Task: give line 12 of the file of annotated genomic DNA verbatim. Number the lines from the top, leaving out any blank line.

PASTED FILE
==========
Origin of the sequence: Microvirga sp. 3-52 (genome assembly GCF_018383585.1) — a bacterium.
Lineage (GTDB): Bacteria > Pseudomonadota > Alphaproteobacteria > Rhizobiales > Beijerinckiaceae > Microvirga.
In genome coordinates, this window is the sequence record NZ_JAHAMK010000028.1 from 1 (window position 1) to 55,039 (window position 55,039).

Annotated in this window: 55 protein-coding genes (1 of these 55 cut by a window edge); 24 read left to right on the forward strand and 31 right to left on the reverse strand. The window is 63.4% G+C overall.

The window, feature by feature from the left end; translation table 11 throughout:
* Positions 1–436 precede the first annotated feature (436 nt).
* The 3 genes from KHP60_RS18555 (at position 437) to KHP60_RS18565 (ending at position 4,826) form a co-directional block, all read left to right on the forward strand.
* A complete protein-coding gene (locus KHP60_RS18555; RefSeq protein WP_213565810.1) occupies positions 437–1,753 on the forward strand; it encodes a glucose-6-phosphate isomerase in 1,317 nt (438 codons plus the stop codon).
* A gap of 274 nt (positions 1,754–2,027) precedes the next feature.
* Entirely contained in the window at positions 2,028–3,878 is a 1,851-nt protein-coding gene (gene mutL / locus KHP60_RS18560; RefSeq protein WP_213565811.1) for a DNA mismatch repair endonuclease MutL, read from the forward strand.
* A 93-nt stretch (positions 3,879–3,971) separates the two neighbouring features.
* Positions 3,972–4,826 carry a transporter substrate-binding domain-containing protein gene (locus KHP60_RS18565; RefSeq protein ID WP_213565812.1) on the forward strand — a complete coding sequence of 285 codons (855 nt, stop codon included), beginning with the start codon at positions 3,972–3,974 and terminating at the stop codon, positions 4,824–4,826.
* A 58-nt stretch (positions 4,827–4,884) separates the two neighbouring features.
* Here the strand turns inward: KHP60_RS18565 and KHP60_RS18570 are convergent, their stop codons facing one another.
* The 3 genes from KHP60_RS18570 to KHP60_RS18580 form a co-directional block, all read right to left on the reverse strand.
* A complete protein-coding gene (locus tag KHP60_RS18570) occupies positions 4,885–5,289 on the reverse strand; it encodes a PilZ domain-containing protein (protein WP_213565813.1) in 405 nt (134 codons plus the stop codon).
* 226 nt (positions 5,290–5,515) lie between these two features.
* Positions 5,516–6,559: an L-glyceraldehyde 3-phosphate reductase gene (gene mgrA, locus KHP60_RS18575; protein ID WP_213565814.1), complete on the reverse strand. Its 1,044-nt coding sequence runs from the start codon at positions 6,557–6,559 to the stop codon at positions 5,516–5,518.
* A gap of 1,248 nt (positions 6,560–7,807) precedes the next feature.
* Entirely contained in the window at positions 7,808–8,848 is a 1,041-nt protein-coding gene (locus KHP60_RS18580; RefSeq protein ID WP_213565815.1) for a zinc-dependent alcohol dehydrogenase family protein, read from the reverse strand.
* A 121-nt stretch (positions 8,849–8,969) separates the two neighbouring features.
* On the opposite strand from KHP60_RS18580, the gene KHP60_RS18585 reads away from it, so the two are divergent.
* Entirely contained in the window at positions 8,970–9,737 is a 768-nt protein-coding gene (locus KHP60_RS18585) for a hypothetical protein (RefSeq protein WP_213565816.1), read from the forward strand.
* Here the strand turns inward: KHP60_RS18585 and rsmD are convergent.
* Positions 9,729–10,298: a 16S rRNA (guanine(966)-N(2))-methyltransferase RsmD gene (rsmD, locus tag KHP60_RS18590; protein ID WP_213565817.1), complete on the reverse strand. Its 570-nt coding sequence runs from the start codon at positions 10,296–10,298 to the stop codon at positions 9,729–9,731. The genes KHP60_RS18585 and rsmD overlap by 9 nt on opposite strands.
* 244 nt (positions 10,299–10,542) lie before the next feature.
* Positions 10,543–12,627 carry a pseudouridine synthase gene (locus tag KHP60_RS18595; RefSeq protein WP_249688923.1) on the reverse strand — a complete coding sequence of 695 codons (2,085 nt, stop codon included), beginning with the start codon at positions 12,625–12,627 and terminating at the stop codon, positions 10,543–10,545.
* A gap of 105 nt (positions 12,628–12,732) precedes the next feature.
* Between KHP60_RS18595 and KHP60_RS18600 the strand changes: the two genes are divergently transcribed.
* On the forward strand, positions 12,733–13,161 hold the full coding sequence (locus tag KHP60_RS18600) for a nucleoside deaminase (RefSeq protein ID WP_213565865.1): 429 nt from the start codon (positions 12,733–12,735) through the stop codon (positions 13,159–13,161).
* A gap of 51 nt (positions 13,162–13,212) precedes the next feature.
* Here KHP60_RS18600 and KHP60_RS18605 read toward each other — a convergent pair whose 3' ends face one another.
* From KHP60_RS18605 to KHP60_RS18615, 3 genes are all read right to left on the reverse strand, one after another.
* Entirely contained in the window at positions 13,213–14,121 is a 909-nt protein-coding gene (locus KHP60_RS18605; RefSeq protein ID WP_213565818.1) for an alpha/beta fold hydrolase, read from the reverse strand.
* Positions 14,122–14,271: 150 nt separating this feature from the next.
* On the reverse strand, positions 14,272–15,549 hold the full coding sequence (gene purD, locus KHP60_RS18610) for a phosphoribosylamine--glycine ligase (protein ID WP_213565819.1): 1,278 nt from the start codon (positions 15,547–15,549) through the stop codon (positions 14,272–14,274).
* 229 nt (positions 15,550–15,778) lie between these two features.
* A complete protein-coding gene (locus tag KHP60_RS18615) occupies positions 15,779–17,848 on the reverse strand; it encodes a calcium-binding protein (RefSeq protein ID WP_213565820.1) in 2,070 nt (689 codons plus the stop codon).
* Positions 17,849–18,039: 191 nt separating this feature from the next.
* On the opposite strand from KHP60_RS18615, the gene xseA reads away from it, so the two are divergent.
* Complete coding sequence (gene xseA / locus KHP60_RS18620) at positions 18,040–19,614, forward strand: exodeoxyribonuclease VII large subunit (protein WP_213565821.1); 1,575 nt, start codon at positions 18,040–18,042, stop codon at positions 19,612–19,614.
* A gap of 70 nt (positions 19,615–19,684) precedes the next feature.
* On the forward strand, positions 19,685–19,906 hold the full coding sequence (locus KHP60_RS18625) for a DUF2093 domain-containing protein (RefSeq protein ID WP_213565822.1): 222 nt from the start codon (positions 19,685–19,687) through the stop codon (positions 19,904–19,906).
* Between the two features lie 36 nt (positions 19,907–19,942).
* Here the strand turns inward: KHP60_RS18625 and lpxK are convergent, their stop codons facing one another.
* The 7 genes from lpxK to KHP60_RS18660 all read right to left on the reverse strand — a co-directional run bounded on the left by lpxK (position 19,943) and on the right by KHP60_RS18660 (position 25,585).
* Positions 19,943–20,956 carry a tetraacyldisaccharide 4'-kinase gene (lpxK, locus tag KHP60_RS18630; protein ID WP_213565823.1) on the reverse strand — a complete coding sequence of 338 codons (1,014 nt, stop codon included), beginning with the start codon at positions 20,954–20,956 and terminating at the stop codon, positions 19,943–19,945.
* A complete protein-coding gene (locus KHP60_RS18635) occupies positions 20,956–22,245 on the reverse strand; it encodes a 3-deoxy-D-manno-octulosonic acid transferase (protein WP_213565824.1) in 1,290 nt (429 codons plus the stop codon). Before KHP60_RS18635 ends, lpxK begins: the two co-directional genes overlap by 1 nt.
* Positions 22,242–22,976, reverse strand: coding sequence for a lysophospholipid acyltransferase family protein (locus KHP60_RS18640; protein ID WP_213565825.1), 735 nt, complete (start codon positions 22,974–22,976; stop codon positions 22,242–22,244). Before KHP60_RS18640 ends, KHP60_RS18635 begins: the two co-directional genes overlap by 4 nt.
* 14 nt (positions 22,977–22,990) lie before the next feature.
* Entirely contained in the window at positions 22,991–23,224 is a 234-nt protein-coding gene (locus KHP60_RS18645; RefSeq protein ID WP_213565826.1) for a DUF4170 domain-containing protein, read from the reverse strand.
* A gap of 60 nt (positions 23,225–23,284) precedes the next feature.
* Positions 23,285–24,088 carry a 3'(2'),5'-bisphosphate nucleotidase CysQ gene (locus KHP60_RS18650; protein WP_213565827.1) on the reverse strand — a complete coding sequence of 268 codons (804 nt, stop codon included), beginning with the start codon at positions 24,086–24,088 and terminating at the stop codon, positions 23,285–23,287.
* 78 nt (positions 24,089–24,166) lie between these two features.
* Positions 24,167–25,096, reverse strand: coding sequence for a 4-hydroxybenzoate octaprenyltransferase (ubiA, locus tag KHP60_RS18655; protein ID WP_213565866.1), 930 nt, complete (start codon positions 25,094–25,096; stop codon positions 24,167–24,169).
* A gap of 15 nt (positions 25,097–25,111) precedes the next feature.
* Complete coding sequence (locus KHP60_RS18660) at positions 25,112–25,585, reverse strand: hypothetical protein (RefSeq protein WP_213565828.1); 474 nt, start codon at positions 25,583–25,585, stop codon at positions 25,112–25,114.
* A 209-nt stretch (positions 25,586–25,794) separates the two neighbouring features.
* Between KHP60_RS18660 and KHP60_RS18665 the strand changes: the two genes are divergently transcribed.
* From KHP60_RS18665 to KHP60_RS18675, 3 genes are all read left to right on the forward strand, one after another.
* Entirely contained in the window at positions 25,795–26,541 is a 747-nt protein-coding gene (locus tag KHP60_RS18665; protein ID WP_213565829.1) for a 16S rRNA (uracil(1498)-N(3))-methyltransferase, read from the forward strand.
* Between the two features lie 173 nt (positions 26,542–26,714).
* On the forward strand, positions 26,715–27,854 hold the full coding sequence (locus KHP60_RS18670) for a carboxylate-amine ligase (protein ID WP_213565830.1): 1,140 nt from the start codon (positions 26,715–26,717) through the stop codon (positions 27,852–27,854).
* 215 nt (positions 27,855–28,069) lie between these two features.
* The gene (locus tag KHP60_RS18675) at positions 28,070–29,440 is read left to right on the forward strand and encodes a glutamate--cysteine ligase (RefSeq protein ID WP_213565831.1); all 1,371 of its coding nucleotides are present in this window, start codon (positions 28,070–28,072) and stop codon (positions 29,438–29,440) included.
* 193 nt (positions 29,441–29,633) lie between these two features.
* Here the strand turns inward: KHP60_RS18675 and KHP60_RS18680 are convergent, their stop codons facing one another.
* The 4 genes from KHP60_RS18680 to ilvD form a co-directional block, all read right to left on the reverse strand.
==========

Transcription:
* Positions 3,972–4,826 carry a transporter substrate-binding domain-containing protein gene (locus KHP60_RS18565; RefSeq protein ID WP_213565812.1) on the forward strand — a complete coding sequence of 285 codons (855 nt, stop codon included), beginning with the start codon at positions 3,972–3,974 and terminating at the stop codon, positions 4,824–4,826.